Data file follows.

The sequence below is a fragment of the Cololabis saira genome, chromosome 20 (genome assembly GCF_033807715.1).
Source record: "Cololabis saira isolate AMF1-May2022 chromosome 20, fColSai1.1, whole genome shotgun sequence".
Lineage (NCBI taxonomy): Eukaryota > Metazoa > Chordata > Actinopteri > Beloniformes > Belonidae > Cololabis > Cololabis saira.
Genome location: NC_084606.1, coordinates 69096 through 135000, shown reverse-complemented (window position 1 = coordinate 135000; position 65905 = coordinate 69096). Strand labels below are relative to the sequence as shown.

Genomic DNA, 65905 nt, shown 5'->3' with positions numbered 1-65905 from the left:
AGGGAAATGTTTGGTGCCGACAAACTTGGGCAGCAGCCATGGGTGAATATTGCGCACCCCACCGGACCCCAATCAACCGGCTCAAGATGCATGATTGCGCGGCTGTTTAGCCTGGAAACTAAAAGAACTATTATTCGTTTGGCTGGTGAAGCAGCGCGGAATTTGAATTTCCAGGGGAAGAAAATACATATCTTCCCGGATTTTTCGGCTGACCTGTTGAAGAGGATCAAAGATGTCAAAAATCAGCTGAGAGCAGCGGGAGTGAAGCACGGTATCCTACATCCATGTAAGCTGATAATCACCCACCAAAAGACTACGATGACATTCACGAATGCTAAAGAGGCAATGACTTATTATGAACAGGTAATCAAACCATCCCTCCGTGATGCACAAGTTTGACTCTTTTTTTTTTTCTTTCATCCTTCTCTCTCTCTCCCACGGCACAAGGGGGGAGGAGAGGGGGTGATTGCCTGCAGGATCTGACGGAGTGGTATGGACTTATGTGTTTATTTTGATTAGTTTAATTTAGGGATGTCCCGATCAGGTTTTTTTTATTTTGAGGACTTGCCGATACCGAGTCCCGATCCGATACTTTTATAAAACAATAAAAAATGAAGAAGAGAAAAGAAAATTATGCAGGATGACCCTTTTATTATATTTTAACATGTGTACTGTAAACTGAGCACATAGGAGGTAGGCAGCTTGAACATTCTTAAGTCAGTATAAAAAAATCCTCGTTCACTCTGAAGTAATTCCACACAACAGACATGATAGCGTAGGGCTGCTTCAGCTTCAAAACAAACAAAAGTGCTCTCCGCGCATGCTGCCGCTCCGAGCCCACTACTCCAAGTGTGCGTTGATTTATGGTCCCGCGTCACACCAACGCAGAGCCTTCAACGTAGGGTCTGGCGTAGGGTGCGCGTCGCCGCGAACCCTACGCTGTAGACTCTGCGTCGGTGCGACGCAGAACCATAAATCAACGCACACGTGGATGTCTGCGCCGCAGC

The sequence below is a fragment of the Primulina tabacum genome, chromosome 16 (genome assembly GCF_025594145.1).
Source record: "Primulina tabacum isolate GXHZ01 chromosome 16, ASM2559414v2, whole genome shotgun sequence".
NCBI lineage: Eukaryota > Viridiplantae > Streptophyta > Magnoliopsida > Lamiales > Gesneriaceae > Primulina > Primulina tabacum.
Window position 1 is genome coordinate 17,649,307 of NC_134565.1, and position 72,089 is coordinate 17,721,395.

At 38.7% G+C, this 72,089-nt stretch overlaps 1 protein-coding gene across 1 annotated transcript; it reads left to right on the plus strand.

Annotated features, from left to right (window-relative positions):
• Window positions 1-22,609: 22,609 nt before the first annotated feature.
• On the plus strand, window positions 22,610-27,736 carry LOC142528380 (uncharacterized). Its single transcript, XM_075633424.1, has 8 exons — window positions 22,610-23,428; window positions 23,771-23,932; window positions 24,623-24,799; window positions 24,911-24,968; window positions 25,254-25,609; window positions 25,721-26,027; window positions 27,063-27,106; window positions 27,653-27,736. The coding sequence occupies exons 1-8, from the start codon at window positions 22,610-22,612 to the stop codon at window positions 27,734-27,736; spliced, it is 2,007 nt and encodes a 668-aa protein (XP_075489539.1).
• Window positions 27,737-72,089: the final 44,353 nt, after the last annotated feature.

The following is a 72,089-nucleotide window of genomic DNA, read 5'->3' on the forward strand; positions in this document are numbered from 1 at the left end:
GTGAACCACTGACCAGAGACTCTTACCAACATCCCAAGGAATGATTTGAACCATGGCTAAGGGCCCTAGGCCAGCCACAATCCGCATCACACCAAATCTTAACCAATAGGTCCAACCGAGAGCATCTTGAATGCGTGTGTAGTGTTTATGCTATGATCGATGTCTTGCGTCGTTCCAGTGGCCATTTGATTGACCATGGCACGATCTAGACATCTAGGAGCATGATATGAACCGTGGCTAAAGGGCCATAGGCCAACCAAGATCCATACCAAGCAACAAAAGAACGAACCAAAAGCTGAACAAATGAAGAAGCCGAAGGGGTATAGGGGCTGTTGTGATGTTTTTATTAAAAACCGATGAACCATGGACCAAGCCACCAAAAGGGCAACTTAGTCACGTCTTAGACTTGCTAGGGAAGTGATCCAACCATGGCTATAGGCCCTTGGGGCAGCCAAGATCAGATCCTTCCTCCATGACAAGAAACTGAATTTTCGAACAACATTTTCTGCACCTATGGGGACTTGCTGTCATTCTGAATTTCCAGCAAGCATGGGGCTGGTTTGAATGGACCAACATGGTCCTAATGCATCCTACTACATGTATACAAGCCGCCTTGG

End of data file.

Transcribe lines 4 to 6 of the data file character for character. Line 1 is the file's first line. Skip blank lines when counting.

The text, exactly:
Genome location: NC_084606.1, coordinates 69096 through 135000, shown reverse-complemented (window position 1 = coordinate 135000; position 65905 = coordinate 69096). Strand labels below are relative to the sequence as shown.

Genomic DNA, 65905 nt, shown 5'->3' with positions numbered 1-65905 from the left:
AGGGAAATGTTTGGTGCCGACAAACTTGGGCAGCAGCCATGGGTGAATATTGCGCACCCCACCGGACCCCAATCAACCGGCTCAAGATGCATGATTGCGCGGCTGTTTAGCCTGGAAACTAAAAGAACTATTATTCGTTTGGCTGGTGAAGCAGCGCGGAATTTGAATTTCCAGGGGAAGAAAATACATATCTTCCCGGATTTTTCGGCTGACCTGTTGAAGAGGATCAAAGATGTCAAAAATCAGCTGAGAGCAGCGGGAGTGAAGCACGGTATCCTACATCCATGTAAGCTGATAATCACCCACCAAAAGACTACGATGACATTCACGAATGCTAAAGAGGCAATGACTTATTATGAACAGGTAATCAAACCATCCCTCCGTGATGCACAAGTTTGACTCTTTTTTTTTTTCTTTCATCCTTCTCTCTCTCTCCCACGGCACAAGGGGGGAGGAGAGGGGGTGATTGCCTGCAGGATCTGACGGAGTGGTATGGACTTATGTGTTTATTTTGATTAGTTTAATTTAGGGATGTCCCGATCAGGTTTTTTTTATTTTGAGGACTTGCCGATACCGAGTCCCGATCCGATACTTTTATAAAACAATAAAAAATGAAGAAGAGAAAAGAAAATTATGCAGGATGACCCTTTTATTATATTTTAACATGTGTACTGTAAACTGAGCACATAGGAGGTAGGCAGCTTGAACATTCTTAAGTCAGTATAAAAAAATCCTCGTTCACTCTGAAGTAATTCCACACAACAGACATGATAGCGTAGGGCTGCTTCAGCTTCAAAACAAACAAAAGTGCTCTCCGCGCATGCTGCCGCTCCGAGCCCACTACTCCAAGTGTGCGTTGATTTATGGTCCCGCGTCACACCAACGCAGAGCCTTCAACGTAGGGTCTGGCGTAGGGTGCGCGTCGCCGCGAACCCTACGCTGTAGACTCTGCGTCGGTGCGACGCAGAACCATAAATCAACGCACACGTGGATGTCTGCGCCGCAGC